The major barriers facing most of the YCEC clients are even greater, so it is easy to see why vision services would be low on their list of priorities. Social isolation has been a huge problem, especially because a number of people do not speak English well and did not initially have adequate translation services; this in turn meant that people did not have enough accessible information about their appointments. In addition, clients who are refugees or asylum seekers are often unclear about what services they might be entitled to – and most do not have a computer either.
The focus on those 10 meetings is on ‘self-management’ – learning to take charge of their own needs. Probably the most important result has been greater confidence, which has made it possible for clients to work out what they want to do, and start embarking on it. One, for instance, has undertaken the thee-day media training course offered by RNIB’s Connect Radio, and intends to set up her own social enterprise. Another has signed up for mobility training with the sensory impairment team. A third, whose confidence was so low that she did not feel up to topping up her phone or using her washing machine unaided, is now able to do so: the kind of small result which has a huge effect on daily living.
In September 2015 clients also set up ‘See No Borders’, their own peer support group. This meets every month, with speakers from different health and social care organisations presenting on topics such as emotional well-being, vision and the brain, and storytelling. In addition, it obviously provides a very important way for members to get to know each other.
Although it mainly signposts people to other services, YCEC also offers some practical support of its own. “We usually refer people on to other organisations, but we’ve also written letters and advocated for clients who need help with benefits, housing or asylum issues,” Dunning explains. “We’ve flagged up the specific issues of sight loss, and how this impacts on someone’s life and capacity.”
“One of the main things group members have experienced is the loss of independence. A lot haven’t had the support for the areas they want to focus on, but they have managed in quite a determined manner to keep going,” says Joe Adigwe. “Now they see they can be a force for change for other people with sight loss from African communities.”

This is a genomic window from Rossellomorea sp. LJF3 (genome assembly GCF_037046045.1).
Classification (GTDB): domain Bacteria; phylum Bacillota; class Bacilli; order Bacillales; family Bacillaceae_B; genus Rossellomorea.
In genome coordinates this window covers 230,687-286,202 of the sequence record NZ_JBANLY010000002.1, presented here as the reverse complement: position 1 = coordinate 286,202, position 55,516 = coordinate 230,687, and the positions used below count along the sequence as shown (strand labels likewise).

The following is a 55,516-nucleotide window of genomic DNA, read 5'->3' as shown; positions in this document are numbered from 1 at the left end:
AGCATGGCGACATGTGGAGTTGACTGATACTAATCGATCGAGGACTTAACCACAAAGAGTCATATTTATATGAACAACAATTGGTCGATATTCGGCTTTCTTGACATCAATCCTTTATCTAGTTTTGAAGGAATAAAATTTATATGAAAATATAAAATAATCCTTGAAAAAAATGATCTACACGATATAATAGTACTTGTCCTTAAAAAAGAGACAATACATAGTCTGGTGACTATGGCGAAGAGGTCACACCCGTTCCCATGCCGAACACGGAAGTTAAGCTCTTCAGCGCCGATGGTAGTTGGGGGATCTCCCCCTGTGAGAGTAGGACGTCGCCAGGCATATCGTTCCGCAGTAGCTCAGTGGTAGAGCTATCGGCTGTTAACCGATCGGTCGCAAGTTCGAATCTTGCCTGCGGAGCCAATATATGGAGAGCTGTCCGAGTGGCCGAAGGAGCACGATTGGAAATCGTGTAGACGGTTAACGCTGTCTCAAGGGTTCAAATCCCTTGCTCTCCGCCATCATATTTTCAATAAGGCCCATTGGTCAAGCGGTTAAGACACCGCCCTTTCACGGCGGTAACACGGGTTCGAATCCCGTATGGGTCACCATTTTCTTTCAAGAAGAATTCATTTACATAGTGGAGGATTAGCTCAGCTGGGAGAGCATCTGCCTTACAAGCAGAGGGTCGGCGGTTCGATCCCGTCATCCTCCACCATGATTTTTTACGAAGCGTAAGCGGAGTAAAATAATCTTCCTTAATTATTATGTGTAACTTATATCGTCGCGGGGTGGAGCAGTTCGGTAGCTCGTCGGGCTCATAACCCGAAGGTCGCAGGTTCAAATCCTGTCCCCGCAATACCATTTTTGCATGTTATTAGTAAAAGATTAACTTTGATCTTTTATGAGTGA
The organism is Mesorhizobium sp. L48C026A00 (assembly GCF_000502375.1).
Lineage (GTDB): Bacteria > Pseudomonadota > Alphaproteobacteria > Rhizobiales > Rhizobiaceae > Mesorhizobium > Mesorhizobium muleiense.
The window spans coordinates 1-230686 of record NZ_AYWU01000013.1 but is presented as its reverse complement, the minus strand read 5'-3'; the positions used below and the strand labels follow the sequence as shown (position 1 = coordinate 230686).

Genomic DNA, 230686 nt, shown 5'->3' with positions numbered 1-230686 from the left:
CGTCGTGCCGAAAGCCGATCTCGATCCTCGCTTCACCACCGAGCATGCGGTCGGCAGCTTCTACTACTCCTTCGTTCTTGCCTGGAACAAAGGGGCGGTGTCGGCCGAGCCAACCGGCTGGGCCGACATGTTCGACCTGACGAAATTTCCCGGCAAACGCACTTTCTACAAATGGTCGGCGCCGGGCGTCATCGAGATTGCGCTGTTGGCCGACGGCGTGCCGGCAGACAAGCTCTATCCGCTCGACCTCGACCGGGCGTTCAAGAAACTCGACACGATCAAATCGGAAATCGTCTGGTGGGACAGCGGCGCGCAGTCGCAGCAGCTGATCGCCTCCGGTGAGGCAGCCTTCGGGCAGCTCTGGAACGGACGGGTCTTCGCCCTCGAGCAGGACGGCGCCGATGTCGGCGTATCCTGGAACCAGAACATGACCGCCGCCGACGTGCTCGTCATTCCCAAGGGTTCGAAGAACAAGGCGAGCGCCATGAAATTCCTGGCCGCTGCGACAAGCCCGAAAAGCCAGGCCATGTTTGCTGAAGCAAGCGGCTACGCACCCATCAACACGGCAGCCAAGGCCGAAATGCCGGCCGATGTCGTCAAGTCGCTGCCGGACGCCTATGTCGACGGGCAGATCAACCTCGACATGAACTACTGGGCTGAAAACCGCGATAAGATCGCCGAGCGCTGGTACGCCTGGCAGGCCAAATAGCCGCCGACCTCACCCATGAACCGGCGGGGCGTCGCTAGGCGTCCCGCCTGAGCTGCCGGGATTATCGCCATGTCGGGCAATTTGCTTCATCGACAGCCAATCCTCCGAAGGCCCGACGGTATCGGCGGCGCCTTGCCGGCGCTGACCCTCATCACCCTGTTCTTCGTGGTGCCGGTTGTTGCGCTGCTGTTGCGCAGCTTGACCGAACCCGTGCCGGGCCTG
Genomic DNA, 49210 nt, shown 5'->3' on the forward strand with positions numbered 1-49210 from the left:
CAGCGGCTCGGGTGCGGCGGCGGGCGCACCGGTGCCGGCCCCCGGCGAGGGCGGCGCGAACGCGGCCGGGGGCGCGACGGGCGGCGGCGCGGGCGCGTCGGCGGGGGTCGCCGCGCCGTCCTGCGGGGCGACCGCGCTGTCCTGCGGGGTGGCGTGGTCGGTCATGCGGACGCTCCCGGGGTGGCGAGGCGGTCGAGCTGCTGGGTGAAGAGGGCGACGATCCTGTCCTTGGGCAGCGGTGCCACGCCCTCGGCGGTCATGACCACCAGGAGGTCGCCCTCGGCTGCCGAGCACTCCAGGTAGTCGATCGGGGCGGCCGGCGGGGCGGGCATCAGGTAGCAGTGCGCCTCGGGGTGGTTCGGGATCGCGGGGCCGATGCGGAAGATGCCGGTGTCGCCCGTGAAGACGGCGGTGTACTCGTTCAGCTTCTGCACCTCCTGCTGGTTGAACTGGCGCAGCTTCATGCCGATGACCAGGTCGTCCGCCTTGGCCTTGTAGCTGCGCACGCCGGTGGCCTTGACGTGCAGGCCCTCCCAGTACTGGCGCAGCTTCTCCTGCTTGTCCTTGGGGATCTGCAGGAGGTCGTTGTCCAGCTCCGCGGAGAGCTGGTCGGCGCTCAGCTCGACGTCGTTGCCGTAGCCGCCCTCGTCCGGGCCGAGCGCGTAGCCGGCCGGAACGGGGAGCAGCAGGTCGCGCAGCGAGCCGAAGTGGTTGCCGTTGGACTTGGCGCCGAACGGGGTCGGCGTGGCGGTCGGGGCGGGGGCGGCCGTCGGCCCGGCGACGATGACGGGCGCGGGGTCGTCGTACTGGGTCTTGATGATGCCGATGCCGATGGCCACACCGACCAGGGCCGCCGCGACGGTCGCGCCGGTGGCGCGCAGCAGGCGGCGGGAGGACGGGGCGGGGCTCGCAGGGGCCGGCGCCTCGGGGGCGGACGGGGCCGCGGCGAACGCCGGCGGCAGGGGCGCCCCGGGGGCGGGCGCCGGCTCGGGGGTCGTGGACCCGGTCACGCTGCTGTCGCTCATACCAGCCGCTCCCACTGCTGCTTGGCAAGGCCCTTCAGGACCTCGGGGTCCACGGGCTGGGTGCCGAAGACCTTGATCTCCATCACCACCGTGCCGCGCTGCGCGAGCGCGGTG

Ali Abubakar, 79, is not sure why he was first contacted about See No Borders. Having come originally from Zanzibar to Glasgow in 1961, he had been out of touch with the African community for over a decade. During that period his sight deteriorated dramatically and by the time he was contacted about the new group he had no vision in his right eye and very little in his left.
“I was a little surprised but also curious: I thought I’d like to see what the group was about – and I was sold on the first day. I was in a group of mature African women and I felt at home. I felt back in my childhood. African women laughing are just a bit different from anyone else. Although they were younger than me, I felt as if I was in the company of my aunts – and I absolutely treasure that.”
It’s that shared experience, of being African and being visually impaired, that has made the group what it is, he says. “We have this thing in common, our vision. So far nobody’s country of origin has been an issue. We meet once a month, and we have an agenda coordinated by Satya and a presentation on a subject to do with visual impairment and how to live with it. We’re now discussing a constitution and deciding on what we want the group to be in future.” Part of that future role will also involve getting eye care messages across to other people in the African community. “I think there are quite a lot of compatriots who aren’t taking care of their eyes or their children’s eyes.”
After nine years of living with so little sight, Abubakar has learned ways to cope; but as someone who used to run an art gallery, and who painted and took photographs, vision has always been important to him – and, he explains, being part of See No Borders has helped him to think about visual impairment in a different way.
“The word ‘sight loss’ is not completely correct – the sight isn’t lost. It’s given some people courage to know that we have a condition that involves vision, but we haven’t lost all our vision. It’s helped me to think of myself not as blind but as someone whose vision has been affected. Thinking in this way hasn’t taken away the impairment but it has made it easier to live with.
“And See No Borders has revived in a very big way my connection with the African community in Glasgow. I’m happy with my life.”